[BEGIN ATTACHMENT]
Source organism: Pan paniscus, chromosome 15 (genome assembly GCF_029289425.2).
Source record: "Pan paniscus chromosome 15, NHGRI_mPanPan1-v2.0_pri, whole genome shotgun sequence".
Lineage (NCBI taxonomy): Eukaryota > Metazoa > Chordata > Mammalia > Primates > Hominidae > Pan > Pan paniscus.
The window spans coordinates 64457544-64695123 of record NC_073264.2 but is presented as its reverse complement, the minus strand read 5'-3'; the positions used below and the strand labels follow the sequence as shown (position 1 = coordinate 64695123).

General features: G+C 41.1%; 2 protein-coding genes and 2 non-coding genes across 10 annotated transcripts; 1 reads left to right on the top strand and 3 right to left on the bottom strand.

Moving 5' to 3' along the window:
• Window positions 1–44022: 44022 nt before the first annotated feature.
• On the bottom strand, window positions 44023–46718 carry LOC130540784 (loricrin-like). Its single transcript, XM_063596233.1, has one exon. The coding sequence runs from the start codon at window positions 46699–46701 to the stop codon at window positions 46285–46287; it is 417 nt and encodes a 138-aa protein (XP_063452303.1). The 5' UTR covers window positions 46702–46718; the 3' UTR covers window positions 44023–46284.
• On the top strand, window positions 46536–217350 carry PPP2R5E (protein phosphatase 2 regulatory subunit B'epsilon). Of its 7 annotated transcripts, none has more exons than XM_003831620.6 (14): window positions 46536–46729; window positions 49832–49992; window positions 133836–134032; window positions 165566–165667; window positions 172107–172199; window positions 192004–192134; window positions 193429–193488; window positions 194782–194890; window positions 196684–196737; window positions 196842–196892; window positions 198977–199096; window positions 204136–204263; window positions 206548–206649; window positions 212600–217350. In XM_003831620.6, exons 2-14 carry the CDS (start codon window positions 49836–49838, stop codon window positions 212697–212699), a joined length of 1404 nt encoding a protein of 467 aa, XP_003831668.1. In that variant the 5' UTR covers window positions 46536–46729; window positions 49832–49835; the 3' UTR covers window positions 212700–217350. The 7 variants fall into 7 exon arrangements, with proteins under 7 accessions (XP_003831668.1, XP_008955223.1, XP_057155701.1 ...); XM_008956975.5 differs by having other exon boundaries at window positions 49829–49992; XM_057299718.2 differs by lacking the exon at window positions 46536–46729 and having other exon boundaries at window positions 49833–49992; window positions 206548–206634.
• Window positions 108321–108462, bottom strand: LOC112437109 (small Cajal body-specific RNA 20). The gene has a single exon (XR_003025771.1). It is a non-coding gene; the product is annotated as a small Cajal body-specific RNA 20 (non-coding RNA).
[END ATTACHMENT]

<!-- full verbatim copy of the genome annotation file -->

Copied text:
Source organism: Pan paniscus, chromosome 15 (genome assembly GCF_029289425.2).
Source record: "Pan paniscus chromosome 15, NHGRI_mPanPan1-v2.0_pri, whole genome shotgun sequence".
Lineage (NCBI taxonomy): Eukaryota > Metazoa > Chordata > Mammalia > Primates > Hominidae > Pan > Pan paniscus.
The window spans coordinates 64457544-64695123 of record NC_073264.2 but is presented as its reverse complement, the minus strand read 5'-3'; the positions used below and the strand labels follow the sequence as shown (position 1 = coordinate 64695123).

General features: G+C 41.1%; 2 protein-coding genes and 2 non-coding genes across 10 annotated transcripts; 1 reads left to right on the top strand and 3 right to left on the bottom strand.

Moving 5' to 3' along the window:
• Window positions 1–44022: 44022 nt before the first annotated feature.
• On the bottom strand, window positions 44023–46718 carry LOC130540784 (loricrin-like). Its single transcript, XM_063596233.1, has one exon. The coding sequence runs from the start codon at window positions 46699–46701 to the stop codon at window positions 46285–46287; it is 417 nt and encodes a 138-aa protein (XP_063452303.1). The 5' UTR covers window positions 46702–46718; the 3' UTR covers window positions 44023–46284.
• On the top strand, window positions 46536–217350 carry PPP2R5E (protein phosphatase 2 regulatory subunit B'epsilon). Of its 7 annotated transcripts, none has more exons than XM_003831620.6 (14): window positions 46536–46729; window positions 49832–49992; window positions 133836–134032; window positions 165566–165667; window positions 172107–172199; window positions 192004–192134; window positions 193429–193488; window positions 194782–194890; window positions 196684–196737; window positions 196842–196892; window positions 198977–199096; window positions 204136–204263; window positions 206548–206649; window positions 212600–217350. In XM_003831620.6, exons 2-14 carry the CDS (start codon window positions 49836–49838, stop codon window positions 212697–212699), a joined length of 1404 nt encoding a protein of 467 aa, XP_003831668.1. In that variant the 5' UTR covers window positions 46536–46729; window positions 49832–49835; the 3' UTR covers window positions 212700–217350. The 7 variants fall into 7 exon arrangements, with proteins under 7 accessions (XP_003831668.1, XP_008955223.1, XP_057155701.1 ...); XM_008956975.5 differs by having other exon boundaries at window positions 49829–49992; XM_057299718.2 differs by lacking the exon at window positions 46536–46729 and having other exon boundaries at window positions 49833–49992; window positions 206548–206634.
• Window positions 108321–108462, bottom strand: LOC112437109 (small Cajal body-specific RNA 20). The gene has a single exon (XR_003025771.1). It is a non-coding gene; the product is annotated as a small Cajal body-specific RNA 20 (non-coding RNA).